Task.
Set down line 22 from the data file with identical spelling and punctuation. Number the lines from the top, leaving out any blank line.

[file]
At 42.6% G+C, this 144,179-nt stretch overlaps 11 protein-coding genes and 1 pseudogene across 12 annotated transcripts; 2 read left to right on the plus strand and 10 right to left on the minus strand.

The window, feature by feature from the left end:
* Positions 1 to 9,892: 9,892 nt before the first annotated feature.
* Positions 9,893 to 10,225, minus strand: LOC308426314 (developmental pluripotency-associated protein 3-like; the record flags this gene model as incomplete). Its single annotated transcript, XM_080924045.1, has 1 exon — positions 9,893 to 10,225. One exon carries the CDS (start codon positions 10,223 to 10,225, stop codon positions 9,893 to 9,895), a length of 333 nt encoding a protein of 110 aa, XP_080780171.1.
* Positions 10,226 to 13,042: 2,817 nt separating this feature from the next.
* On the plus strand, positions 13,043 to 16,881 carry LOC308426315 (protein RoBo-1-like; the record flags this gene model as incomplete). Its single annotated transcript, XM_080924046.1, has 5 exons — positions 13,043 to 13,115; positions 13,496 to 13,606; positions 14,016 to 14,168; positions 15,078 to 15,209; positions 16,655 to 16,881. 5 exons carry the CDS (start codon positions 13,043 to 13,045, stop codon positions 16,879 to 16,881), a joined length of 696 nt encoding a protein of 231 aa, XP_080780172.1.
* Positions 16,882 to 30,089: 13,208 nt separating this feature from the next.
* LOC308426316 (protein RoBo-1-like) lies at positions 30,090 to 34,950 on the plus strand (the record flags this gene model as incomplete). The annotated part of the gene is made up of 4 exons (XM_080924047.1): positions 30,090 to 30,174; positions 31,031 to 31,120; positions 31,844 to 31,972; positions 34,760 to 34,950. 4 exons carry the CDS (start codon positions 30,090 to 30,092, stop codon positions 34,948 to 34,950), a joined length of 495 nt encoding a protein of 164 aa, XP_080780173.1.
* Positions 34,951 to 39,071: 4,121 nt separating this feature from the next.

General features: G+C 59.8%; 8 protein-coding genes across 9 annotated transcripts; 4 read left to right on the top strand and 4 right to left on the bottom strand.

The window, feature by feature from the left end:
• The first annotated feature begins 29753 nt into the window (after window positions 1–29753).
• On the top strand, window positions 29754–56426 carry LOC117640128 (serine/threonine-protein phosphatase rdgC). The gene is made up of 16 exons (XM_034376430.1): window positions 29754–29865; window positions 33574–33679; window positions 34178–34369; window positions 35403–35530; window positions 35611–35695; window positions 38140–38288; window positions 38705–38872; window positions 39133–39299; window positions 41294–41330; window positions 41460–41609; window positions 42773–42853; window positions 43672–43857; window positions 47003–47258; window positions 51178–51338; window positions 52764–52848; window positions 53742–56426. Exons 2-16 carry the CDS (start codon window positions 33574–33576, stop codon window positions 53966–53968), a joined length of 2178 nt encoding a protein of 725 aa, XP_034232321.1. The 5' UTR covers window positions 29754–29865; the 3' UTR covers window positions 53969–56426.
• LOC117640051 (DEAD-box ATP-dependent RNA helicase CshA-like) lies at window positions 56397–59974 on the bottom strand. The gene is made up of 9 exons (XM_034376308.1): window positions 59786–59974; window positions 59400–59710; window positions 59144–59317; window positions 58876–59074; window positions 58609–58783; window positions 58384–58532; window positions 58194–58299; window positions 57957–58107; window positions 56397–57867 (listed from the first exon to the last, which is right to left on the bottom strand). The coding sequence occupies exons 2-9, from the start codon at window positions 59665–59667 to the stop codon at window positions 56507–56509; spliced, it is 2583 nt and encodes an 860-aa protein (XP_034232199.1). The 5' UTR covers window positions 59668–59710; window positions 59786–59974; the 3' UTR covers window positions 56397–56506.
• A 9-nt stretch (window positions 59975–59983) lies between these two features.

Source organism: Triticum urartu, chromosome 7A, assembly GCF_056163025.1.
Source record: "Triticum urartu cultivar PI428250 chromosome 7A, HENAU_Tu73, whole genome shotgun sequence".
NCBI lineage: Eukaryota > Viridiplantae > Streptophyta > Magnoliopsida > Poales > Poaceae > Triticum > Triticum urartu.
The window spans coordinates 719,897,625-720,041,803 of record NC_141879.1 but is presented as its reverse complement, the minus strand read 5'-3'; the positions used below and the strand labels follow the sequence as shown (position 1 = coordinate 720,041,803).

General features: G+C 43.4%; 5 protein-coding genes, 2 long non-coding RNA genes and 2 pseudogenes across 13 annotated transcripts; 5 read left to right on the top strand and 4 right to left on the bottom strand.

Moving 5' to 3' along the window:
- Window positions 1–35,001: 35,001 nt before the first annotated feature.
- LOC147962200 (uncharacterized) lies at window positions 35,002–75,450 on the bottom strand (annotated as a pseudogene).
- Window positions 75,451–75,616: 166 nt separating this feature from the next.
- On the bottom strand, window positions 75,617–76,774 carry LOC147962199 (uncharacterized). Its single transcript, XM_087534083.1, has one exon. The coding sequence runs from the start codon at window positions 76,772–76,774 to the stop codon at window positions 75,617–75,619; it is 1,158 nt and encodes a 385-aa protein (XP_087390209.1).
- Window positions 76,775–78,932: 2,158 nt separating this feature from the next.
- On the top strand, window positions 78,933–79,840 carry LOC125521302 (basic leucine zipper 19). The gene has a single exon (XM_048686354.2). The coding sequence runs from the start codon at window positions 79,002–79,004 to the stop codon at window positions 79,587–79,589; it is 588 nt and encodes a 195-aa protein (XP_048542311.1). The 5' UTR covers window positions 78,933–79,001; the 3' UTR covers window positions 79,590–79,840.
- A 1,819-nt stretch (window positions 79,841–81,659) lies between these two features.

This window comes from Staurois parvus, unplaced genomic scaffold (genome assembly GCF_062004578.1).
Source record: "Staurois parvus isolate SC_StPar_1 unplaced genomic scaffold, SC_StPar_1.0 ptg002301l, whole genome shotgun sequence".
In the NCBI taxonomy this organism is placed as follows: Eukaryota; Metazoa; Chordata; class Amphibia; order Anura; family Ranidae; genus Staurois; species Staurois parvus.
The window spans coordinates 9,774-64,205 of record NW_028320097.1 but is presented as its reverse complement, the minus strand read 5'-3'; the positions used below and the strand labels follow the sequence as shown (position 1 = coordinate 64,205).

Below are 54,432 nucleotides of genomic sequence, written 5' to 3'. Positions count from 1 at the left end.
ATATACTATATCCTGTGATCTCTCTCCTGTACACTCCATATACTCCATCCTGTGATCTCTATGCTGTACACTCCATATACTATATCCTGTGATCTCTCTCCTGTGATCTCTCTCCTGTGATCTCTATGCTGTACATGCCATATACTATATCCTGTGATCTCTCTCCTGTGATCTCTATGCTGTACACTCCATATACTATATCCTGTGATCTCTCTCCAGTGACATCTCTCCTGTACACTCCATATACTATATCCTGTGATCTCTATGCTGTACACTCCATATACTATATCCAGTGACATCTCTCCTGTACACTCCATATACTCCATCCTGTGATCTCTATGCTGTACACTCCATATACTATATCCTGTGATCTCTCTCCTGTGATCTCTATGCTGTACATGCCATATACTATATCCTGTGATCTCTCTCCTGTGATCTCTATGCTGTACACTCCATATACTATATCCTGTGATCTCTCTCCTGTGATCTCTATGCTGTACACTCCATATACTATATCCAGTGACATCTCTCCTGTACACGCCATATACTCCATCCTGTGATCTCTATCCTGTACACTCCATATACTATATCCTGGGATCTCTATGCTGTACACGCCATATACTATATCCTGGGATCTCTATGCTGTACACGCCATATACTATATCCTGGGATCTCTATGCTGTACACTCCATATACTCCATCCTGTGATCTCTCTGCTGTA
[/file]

- Window positions 1–35,001: 35,001 nt before the first annotated feature.